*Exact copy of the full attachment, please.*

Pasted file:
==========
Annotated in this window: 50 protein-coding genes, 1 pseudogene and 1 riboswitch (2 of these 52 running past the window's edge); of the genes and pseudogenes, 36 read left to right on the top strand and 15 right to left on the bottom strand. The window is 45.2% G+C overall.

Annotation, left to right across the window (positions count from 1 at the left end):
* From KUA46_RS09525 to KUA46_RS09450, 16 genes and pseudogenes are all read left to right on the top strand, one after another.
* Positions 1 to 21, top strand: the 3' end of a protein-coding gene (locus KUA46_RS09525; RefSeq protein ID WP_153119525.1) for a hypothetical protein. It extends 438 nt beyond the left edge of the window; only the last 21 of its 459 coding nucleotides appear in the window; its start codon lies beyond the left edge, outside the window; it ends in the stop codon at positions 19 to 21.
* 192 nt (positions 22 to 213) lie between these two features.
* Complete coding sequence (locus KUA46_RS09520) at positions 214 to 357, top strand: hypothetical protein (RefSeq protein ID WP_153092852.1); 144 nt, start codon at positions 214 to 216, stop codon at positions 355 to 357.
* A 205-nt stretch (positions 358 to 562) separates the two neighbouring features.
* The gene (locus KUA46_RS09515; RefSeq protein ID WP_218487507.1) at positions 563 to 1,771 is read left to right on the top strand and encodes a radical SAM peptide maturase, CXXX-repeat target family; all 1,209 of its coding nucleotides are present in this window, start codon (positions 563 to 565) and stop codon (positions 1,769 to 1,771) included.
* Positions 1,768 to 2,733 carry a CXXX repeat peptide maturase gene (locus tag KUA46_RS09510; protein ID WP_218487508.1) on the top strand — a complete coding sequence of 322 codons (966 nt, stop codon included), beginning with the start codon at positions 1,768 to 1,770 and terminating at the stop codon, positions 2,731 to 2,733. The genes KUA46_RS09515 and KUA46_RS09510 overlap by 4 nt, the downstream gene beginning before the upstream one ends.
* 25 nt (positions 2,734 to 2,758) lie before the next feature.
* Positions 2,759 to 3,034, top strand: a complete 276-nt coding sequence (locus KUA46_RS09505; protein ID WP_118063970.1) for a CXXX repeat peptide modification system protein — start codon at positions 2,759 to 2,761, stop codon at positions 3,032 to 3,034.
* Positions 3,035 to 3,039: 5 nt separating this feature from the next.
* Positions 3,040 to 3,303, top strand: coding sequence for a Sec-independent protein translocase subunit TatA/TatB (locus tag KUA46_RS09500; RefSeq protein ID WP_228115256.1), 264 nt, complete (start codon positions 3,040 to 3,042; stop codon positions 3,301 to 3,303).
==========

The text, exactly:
Annotated in this window: 50 protein-coding genes, 1 pseudogene and 1 riboswitch (2 of these 52 running past the window's edge); of the genes and pseudogenes, 36 read left to right on the top strand and 15 right to left on the bottom strand. The window is 45.2% G+C overall.

Annotation, left to right across the window (positions count from 1 at the left end):
* From KUA46_RS09525 to KUA46_RS09450, 16 genes and pseudogenes are all read left to right on the top strand, one after another.
* Positions 1 to 21, top strand: the 3' end of a protein-coding gene (locus KUA46_RS09525; RefSeq protein ID WP_153119525.1) for a hypothetical protein. It extends 438 nt beyond the left edge of the window; only the last 21 of its 459 coding nucleotides appear in the window; its start codon lies beyond the left edge, outside the window; it ends in the stop codon at positions 19 to 21.
* 192 nt (positions 22 to 213) lie between these two features.
* Complete coding sequence (locus KUA46_RS09520) at positions 214 to 357, top strand: hypothetical protein (RefSeq protein ID WP_153092852.1); 144 nt, start codon at positions 214 to 216, stop codon at positions 355 to 357.
* A 205-nt stretch (positions 358 to 562) separates the two neighbouring features.
* The gene (locus KUA46_RS09515; RefSeq protein ID WP_218487507.1) at positions 563 to 1,771 is read left to right on the top strand and encodes a radical SAM peptide maturase, CXXX-repeat target family; all 1,209 of its coding nucleotides are present in this window, start codon (positions 563 to 565) and stop codon (positions 1,769 to 1,771) included.
* Positions 1,768 to 2,733 carry a CXXX repeat peptide maturase gene (locus tag KUA46_RS09510; protein ID WP_218487508.1) on the top strand — a complete coding sequence of 322 codons (966 nt, stop codon included), beginning with the start codon at positions 1,768 to 1,770 and terminating at the stop codon, positions 2,731 to 2,733. The genes KUA46_RS09515 and KUA46_RS09510 overlap by 4 nt, the downstream gene beginning before the upstream one ends.
* 25 nt (positions 2,734 to 2,758) lie before the next feature.
* Positions 2,759 to 3,034, top strand: a complete 276-nt coding sequence (locus KUA46_RS09505; protein ID WP_118063970.1) for a CXXX repeat peptide modification system protein — start codon at positions 2,759 to 2,761, stop codon at positions 3,032 to 3,034.
* Positions 3,035 to 3,039: 5 nt separating this feature from the next.
* Positions 3,040 to 3,303, top strand: coding sequence for a Sec-independent protein translocase subunit TatA/TatB (locus tag KUA46_RS09500; RefSeq protein ID WP_228115256.1), 264 nt, complete (start codon positions 3,040 to 3,042; stop codon positions 3,301 to 3,303).